‘The Leftovers’ is an odd name for a TV series that isn’t about cooking. It sounds more like a slightly congealed, cold roast beef sandwich than an engaging drama. However, in this case it’s definitely not the former.
We first discovered the series on Sky box sets, and have been binge-watching it for the last week or so. And although we’re only around 8 episodes in, we’re thoroughly hooked.
First off is the whole premise. ‘The Leftovers’ starts with a bang, with around 2% of the whole world’s population vanishing at once, almost literally into thin air. However, unlike most apocalyptic dramas, it doesn’t concentrate on the missing (called the ‘departed’ here) so much as those who were left behind, and how they cope with this vast and inexplicable event. We catch up with the action some three years after the initial disappearance, when the first surge of grief has worn off, to be replaced by a range of emotions and coping mechanisms that range from the normal to the deeply strange.
The need for the characters to find out what happened to their loved ones is never forgotten, but the addition of strange, almost supernatural little events – things going missing, people behaving oddly – means that we keep getting the sense that the disappearance wasn’t a one-off, but part of an ongoing sequence that will play out in some way over the next few months or years. It’s certainly enough to keep us gripped and watching.
The characters, too, are well drawn. Believable, honest people who struggle with their lives, but in a meaningful and genuinely human way. There’s far less of the usual “family is everything” message being banged home at every opportunity, and far less desperately awful dialogue. You get the feeling these are real people coping with a real and very unpleasant stage of their lives. Hats off in particular to the actors who portray the Guilty Remnant – a weird cult built on Trappist silence and chain-smoking (now there’s originality for you!) – who have to portray all their emotions without even speaking.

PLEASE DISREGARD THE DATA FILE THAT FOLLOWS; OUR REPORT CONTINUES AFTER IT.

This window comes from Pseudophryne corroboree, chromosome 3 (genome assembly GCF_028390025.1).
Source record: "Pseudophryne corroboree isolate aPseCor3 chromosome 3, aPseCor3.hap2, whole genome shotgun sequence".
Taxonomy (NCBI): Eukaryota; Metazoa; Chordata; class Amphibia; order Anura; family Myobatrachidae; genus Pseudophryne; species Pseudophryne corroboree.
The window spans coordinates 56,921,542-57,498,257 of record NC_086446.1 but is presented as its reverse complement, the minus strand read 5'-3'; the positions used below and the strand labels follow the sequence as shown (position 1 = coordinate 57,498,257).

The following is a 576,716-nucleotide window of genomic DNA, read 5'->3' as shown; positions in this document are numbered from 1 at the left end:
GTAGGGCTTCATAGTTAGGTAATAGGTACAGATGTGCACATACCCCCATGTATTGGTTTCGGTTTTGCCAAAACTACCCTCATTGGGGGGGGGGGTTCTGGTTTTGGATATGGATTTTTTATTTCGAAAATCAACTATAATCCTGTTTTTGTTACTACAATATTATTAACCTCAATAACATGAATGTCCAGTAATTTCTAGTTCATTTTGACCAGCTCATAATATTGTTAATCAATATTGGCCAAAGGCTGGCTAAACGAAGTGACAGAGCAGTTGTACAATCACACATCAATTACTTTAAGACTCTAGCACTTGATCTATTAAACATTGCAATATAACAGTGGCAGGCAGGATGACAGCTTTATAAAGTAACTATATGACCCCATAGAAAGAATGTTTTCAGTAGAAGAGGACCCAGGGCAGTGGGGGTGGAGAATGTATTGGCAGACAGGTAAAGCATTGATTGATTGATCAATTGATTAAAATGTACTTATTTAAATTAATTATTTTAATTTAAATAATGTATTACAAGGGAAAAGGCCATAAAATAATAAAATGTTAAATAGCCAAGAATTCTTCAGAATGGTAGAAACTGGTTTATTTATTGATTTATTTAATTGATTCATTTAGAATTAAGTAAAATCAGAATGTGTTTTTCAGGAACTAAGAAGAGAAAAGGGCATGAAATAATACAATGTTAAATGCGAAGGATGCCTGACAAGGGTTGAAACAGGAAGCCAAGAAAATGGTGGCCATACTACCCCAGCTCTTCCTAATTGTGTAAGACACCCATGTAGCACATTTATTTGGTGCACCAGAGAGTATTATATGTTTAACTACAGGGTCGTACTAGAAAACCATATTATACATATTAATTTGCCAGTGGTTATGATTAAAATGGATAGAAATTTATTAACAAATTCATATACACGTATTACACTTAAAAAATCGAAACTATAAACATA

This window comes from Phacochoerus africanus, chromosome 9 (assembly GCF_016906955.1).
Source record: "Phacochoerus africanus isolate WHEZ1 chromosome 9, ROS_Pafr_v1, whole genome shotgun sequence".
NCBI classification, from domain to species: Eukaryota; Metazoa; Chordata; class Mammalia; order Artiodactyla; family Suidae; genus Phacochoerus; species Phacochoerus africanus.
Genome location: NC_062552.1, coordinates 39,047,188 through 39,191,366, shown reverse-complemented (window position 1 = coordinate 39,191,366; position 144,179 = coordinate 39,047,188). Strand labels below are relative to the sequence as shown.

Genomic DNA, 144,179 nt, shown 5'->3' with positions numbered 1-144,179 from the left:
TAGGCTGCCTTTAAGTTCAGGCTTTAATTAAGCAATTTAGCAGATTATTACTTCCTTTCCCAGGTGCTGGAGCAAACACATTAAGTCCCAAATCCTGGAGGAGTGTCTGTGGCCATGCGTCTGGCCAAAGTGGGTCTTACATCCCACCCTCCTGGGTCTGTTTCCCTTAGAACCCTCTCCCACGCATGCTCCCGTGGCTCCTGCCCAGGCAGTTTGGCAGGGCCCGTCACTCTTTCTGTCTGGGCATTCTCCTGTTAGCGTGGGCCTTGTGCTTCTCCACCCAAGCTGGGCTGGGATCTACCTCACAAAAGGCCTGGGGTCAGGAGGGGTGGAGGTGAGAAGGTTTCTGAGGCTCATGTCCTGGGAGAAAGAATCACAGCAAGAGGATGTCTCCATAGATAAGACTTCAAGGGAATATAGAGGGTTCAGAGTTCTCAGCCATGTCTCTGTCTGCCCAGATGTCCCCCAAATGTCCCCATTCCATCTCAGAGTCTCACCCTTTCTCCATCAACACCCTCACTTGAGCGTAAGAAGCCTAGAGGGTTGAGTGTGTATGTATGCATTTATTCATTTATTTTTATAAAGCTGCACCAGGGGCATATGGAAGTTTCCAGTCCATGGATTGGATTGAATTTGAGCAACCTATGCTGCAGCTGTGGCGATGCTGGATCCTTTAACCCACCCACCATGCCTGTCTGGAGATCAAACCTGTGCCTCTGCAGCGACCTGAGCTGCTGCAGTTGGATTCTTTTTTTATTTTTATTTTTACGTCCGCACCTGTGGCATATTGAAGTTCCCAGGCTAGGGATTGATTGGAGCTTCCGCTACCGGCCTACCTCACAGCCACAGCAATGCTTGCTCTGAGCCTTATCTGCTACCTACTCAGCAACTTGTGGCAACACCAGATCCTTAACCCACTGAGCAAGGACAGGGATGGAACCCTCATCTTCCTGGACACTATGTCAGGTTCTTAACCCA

There are other nice touches. Even though the action centres on one small American town, it’s good to see that the rest of the world wasn’t forgotten or ignored. The music is beautiful, particularly the gently haunting piano refrain that accompanies much of the action in every episode. And there’s humour, too – always a welcome relief in such a challenging drama.
On the downside, I’m not personally convinced by some of the maths. Two per cent of the population isn’t, in the end, very many – less than a significant war, less than a serious global flu pandemic. It’s few enough that there would be many families who were never touched by it, even allowing for the collateral damage of people killed in the immediate aftermath (imagine a bus, for instance, where the driver suddenly disappeared). And yet it seems that every character we meet has been touched, mostly directly, by the disaster. All of them seem to have at least one ‘departed’ amongst their closest family, to the point where you have to wonder if this town was singled out in some way – or if someone got their sums wrong! Also, three years is a long time to get over even a mass outbreak of grief. Look at some of the recent terrorist attacks around the world; a year later there’s an anniversary, and then time inevitably marches on, wounds heal, and those not directly involved quickly forget.
However, these are minor quibbles in what is otherwise an excellent, haunting, intriguing, and thoroughly intelligent drama series. Leftovers or not, we’ll definitely be back for more.